The Lumina Foundation has been pursuing the goal of recognizing and accepting for-credit microcredentials and learning experiences for several years, through their Connecting Credentials effort and the proposed framework they launched back in 2015 (http://connectingcredentials.org/).
This framework seeks to define an architecture wherein competencies can be defined in structured sets that can lead to microcredentials that could be recognized on a wide scale. In 2016, this effort was bolstered by the formalization of an Action Plan with seven focal points to move this effort forward.
In late 2017, a “State of Credentialing” report from the Foundation provided an update on this work.
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Just prior to the publication of this report, Lumina Strategy Director Amber Garrison provided some insights into a few of the large projects currently underway that are helping to move higher education towards more readily recognized and shared digital learner records:
Credential Engine (http://www.credentialengine.org/) is a non-profit organization working to improve transparency in the credentialing marketplace with a scalable web-based Credential Registry.
Their platform can enable job seekers, students, workers, and employers to search for and compare credentials (much like travel apps are used to compare flights, rental cars, hotels, etc.)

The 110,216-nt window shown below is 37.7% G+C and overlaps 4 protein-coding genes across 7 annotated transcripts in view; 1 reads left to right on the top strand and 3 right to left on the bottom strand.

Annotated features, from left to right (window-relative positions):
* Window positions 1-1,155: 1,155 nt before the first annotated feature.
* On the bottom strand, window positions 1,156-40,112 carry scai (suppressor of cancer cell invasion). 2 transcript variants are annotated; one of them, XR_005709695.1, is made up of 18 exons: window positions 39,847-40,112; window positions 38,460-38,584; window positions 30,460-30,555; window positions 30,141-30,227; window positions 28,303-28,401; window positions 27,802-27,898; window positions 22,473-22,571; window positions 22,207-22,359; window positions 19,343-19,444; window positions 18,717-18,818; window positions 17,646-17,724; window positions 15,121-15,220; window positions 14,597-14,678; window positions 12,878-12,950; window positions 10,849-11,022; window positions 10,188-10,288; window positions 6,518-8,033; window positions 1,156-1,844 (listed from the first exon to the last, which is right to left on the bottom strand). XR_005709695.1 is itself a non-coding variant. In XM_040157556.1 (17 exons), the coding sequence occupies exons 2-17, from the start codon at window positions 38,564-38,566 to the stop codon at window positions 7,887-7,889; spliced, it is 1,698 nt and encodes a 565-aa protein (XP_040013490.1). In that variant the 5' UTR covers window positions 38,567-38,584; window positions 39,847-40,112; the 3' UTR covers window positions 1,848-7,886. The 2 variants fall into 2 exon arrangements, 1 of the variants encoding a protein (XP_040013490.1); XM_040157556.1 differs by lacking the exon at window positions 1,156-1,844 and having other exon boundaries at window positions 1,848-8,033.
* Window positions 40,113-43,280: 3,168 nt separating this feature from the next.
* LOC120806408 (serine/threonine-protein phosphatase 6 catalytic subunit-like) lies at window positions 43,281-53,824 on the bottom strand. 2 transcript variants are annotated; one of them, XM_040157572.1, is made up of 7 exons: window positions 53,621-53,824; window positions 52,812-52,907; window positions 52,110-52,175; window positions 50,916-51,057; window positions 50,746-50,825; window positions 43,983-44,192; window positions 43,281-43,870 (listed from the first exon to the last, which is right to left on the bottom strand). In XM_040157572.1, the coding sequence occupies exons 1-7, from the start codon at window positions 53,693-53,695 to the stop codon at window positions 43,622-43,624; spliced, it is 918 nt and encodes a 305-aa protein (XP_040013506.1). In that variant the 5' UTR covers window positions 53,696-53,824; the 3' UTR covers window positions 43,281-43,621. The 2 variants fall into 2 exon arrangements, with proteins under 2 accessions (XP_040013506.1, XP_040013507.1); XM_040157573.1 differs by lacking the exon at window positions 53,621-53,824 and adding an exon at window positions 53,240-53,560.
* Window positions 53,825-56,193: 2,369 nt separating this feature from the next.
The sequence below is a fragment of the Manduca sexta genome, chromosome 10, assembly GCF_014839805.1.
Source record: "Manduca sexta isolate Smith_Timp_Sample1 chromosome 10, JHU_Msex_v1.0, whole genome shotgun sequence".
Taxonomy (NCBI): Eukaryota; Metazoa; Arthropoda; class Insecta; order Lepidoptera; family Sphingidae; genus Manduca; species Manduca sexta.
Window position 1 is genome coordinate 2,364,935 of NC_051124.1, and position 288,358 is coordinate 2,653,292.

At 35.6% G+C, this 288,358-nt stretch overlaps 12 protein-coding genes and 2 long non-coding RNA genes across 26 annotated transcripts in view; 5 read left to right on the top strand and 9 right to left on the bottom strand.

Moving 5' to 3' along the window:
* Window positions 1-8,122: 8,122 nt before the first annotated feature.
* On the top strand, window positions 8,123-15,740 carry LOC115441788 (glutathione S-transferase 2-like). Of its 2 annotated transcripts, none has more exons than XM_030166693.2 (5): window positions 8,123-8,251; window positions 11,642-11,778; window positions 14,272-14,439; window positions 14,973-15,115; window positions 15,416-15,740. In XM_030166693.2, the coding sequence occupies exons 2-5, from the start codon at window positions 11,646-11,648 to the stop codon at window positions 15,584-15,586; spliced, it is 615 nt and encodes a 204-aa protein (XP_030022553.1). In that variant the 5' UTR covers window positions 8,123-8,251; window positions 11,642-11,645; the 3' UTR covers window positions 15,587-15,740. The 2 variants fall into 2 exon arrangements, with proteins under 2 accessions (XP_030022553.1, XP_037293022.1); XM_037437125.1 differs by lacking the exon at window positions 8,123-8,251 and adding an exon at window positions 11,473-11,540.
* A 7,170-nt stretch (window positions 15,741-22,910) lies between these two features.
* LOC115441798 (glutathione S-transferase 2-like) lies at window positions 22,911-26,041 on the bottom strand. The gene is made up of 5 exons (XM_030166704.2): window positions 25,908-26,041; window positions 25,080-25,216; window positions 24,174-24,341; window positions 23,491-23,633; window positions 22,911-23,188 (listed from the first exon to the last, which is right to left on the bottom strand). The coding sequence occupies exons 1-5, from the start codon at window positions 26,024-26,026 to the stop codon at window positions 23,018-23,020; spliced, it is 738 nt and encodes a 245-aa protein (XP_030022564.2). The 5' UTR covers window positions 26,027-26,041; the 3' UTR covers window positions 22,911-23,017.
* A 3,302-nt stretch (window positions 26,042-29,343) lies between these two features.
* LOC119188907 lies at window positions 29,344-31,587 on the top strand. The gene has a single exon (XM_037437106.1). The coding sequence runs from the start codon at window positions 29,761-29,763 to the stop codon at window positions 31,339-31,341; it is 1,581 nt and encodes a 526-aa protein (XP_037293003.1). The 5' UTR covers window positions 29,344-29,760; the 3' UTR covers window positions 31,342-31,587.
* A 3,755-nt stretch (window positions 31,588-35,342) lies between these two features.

The Comprehensive Student Records Project (http://www.aacrao.org/resources/record) is a combined effort from AACRAO, NASPA, & Lumina. This undertaking seeks to provide a diverse set of models for use by institutions who wish to implement a comprehensive student record that extends well beyond the traditional college transcript.
ACE and Credly have partnered to create a digital credential program to recognize workforce training (http://www.acenet.edu/news-room/Pages/ACE-Credly-Launch-New-Digital-Cred…).
Participants in ACE’s College Credit Recommendation Service can now issue digital credentials through the popular Credly digital badging platform. This collaboration makes it easier for working professionals to request academic credit for workplace training and to share evidence of their achievements online.
Kelly Walsh is CIO of The College of Westchester in New York.